The campaign, which has already restored Assad's control over a critical portion of the frontier with Jordan, marks another milestone in his efforts to recover control of the country fractured by more than seven years of conflict.
With a mix of military power and negotiated surrenders, his forces this month captured more than 90 percent of Daraa, the southern province where protests against him first erupted in 2011.
Air strikes also hit opposition areas in Quneitra that lie within four kilometres from the sensitive buffer zone with the Israel-annexed Golan.
It comes after a week of heavy artillery shelling and air strikes from Syrian and Russian forces on Nawa, according to the United Kingdom based Syrian Observatory for Human Rights (SOHR).
Syrian President Bashar Assad said Sunday the success in driving the opposition out of Daraa embodies the will of his army and allied forces to "liberate all of Syrian territories" of "terrorism".
The deal, according to the Observatory, does not include Hayat Tahrir al-Sham, a jihadist-led alliance that holds territory straddling the provinces of Quneitra and neighbouring Daraa.
A rebel negotiator confirmed a preliminary ceasefire agreement on Quneitra had been reached with Moscow but said it was unclear when it would be implemented.
Israel passes 'racist' nation state law
The bill has bitterly divided Israeli lawmakers, with some arguing that the law will institutionalise "apartheid" rule in Israel. Lawmakers took turns to passionately express their views in a rowdy, hours-long debate in parliament overnight.
In a briefing with Israeli reporters, he said Israel had not had a problem "with the Assad regime for 40 years", noting that "not one bullet was sacked on the Golan Heights" in that time.
Israel has been on high alert in recent weeks amid the spike in hostilities in the south.
US President Donald Trump announced earlier in the week after meeting Russian President Vladimir Putin that Washington and Moscow had agreed to coordinate efforts in order to ensure Israel's security.
It says its main priority is preventing its archfoe Iran, a key backer of Assad, from building up its military installations in Syria.
Late Sunday, a military source accused Israel of bombing a government position in Aleppo province to help rebels in the south.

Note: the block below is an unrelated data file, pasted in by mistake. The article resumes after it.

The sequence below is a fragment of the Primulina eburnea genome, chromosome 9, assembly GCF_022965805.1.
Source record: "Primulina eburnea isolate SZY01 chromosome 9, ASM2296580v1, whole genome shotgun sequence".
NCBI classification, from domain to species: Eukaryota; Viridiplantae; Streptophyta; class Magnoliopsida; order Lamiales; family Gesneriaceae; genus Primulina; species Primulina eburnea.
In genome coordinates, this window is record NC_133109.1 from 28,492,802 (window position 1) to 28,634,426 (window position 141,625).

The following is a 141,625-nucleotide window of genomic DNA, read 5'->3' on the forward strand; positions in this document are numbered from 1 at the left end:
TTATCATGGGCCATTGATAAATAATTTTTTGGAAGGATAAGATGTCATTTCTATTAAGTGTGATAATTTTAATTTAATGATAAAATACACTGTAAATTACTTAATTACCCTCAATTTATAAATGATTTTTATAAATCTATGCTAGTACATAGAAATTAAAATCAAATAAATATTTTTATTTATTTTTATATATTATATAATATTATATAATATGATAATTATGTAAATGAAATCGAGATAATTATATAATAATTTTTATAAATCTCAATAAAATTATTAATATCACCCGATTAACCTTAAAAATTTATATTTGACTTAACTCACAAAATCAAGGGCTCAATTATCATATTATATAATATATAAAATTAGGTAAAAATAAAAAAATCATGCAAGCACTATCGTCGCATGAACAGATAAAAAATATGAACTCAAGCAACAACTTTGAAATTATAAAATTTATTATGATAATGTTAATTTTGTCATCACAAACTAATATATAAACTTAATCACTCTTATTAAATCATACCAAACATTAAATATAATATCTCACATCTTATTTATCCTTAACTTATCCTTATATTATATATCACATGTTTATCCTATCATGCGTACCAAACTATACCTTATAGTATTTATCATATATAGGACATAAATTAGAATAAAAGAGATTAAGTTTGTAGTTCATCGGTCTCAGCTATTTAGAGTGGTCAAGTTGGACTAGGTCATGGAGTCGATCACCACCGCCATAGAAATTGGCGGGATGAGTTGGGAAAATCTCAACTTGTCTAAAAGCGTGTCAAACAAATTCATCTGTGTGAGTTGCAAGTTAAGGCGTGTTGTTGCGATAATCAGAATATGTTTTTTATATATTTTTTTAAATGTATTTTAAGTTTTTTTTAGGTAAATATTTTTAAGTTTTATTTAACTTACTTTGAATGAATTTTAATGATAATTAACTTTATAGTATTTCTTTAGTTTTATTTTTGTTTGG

Towns near the border area of Syria in the Golan have been under heavy bombardment from pro-Assad sources that are said to be backed by Russian Federation.
Besieged for three years by rebels and HTS, the Shiite-majority towns had become a rallying cry for the government and Iran, another key regime ally.
Trump blames Putin personally for election meddling in latest reversal
One user said Melania "was the only one in the room who understands how risky this man actually is", referring to Putin. A USA diplomat, who wished not to be named, told the Daily Beast that President Trump is nothing but a "p*ssy".
Rebels in Nawa, where tens of thousands of people live, are in talks with Russian Federation for a potential handover deal too, according to the observatory.
The departure was emotional and bittersweet, said Shilan Shuweish, a Fuaa resident who left with her husband and two children.
Hundreds of fighters and some relatives, carrying suitcases packed with clothes, boarded around 15 buses in Daraa city, AFP's correspondent there said.
"Since morning, our units have been steering flaming kites and balloons over Israeli-occupied territory to show that we don't take orders from anyone", the Sons of al-Zawari, a self-proclaimed "brigade" of Palestinian kite flyers, said in a statement released yesterday, according to the Anadolu Agency (AA).
"The offensive has triggered the single biggest displacement of the war, with several hundred thousand people uprooted".
"There are still empty buses in the city and it is unclear if there will be more evacuations", said the head of the Britain-based group, Rami Abdel Rahman.
Trump looks forward to second summit with Putin
He mentioned London-based financier Bill Browder , a onetime investor in Russian Federation who said he exposed corruption there. "Well I would, because he's in charge of the country", he said .